|NOTE: This is not a strategy that we advocate. Rules and rule makers may be misguided but we advocate following them if they don't matter and appealing those that do matter based on reason, logic and science.|
To: "No Name"
From: Jim Buckley
Thanks for the feedback. It's interesting to see how regulation actually works in the real world. I'm surprised that you had trouble with the 20". The code is pretty clear both in the 1997 UBC (still in effect in California) and the new International Residential Code. Here is the language:
Anyway, glad the fireplace works and that you seem pleased.
Here in California, glass doors are required to get an occupancy permit for a new house. Our solution was to rent them - there are people here who do this! We fastened them in place with a few screws in the masonry joints of our surround, got our permit, and took them out. The screw holes were easily repaired. Another big problem here is the minimum firebox depth requirement of 20in. We spent about $1000 trying to get this waived by the local building inspector, but finally gave up and built the 20in. depth. In spite of this, our 2 fireplaces work just great.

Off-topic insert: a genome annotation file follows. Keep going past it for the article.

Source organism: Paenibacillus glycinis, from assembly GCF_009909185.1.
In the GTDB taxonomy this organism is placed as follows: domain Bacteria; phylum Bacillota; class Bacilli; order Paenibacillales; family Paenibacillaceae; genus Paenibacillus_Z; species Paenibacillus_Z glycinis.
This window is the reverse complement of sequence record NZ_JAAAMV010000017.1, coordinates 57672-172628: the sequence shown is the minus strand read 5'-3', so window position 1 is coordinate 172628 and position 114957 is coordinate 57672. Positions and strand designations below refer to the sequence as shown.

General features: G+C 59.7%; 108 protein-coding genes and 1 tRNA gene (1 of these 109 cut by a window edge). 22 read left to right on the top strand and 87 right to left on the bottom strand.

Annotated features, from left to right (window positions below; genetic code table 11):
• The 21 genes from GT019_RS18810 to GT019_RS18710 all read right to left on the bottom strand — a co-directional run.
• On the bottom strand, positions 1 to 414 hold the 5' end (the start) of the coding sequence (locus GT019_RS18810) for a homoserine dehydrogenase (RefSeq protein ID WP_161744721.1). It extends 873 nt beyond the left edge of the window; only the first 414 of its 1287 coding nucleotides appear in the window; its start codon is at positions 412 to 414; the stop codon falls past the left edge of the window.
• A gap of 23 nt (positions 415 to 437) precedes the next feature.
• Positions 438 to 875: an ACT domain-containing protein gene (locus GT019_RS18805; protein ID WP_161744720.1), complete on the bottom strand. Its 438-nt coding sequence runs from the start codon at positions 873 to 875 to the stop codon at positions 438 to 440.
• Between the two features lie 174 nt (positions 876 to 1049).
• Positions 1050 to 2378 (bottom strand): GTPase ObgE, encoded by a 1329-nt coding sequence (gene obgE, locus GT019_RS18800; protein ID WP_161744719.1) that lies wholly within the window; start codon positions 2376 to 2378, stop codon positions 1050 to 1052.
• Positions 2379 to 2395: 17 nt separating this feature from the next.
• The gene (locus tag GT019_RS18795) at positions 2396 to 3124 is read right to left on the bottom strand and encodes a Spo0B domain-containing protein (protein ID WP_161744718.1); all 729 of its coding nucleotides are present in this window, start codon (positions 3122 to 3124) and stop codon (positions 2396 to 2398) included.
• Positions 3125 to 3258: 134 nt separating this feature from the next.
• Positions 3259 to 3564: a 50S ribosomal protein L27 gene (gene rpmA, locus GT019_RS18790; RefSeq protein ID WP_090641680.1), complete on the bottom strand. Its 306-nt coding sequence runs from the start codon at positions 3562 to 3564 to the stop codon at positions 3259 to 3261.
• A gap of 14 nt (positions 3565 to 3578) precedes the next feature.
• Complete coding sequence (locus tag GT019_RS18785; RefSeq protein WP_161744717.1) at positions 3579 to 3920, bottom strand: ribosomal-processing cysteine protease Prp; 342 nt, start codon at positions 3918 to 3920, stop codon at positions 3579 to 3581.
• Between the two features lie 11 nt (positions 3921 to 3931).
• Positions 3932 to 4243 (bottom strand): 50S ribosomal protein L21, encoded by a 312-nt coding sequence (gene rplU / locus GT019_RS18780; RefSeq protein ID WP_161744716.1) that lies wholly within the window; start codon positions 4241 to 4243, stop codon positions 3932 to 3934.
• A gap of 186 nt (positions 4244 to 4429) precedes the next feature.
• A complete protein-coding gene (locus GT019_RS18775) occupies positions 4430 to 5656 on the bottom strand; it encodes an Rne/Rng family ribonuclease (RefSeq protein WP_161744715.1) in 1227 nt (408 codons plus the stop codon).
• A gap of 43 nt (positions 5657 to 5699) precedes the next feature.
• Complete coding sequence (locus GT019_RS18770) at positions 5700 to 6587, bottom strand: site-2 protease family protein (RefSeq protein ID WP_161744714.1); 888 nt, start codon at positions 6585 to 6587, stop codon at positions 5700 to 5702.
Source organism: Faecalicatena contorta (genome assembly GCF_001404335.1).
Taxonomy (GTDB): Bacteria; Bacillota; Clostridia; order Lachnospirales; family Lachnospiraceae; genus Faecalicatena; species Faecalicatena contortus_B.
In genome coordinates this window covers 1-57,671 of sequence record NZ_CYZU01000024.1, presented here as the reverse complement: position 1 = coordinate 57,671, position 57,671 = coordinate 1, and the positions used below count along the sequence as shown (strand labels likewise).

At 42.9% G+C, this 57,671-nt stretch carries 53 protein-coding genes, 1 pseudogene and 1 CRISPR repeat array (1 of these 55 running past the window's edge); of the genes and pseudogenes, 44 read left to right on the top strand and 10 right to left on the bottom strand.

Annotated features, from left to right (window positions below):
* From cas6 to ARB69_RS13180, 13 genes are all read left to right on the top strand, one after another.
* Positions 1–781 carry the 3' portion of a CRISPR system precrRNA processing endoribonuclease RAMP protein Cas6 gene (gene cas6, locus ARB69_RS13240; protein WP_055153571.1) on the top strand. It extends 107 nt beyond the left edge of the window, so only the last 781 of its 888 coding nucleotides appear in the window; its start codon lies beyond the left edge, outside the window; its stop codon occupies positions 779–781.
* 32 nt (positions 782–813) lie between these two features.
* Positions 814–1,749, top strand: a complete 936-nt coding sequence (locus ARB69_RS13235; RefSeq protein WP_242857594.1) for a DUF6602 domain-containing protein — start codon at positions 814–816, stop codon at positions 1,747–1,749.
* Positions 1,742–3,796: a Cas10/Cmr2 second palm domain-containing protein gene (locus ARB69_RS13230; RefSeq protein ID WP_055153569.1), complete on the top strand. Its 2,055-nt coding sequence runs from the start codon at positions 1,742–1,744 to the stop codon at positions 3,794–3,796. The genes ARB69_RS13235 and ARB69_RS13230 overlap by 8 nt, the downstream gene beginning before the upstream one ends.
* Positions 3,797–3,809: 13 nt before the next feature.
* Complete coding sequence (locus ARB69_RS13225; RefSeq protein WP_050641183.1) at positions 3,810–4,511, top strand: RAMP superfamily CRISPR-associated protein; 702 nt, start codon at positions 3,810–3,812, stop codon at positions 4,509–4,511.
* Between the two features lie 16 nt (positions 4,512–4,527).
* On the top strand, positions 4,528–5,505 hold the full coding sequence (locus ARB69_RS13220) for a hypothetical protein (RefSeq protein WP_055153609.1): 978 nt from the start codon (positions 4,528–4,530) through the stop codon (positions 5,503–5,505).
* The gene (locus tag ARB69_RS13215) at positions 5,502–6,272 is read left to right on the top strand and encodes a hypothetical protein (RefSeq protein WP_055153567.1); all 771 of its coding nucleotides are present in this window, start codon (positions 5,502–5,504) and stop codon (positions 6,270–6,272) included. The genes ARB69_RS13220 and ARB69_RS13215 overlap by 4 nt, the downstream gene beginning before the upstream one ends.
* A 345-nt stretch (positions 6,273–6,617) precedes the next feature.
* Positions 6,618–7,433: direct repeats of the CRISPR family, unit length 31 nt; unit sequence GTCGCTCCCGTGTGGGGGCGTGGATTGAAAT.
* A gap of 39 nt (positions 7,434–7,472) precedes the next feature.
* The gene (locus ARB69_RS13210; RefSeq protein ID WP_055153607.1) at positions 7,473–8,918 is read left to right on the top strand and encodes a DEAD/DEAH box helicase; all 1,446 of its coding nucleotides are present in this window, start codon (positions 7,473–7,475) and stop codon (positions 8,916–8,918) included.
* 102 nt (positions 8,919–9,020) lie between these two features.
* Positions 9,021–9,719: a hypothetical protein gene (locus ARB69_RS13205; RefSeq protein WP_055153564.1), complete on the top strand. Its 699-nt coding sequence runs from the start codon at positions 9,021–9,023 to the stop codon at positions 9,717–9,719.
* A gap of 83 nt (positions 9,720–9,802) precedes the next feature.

There is surprisingly little smoke residue on the firebox walls, and we use castiron firebacks. Other than the depth, they are true Rumford designs, 36in. width and 34in. height. Our brick is "Rose Red", from Maryland, and the hearth is laid without mortar into the firebox floor.
I didn't mention that our house was being built in 1991-2 and that we did communicate with you at that time - you were just getting started, I think. I found the information that we got from you very helpful. I also was using Vrest Orton's book on Rumford fireplaces. The $1000 was spent on architect's fees in documenting the history of the design and making a presentation and appeal to the local building official*.
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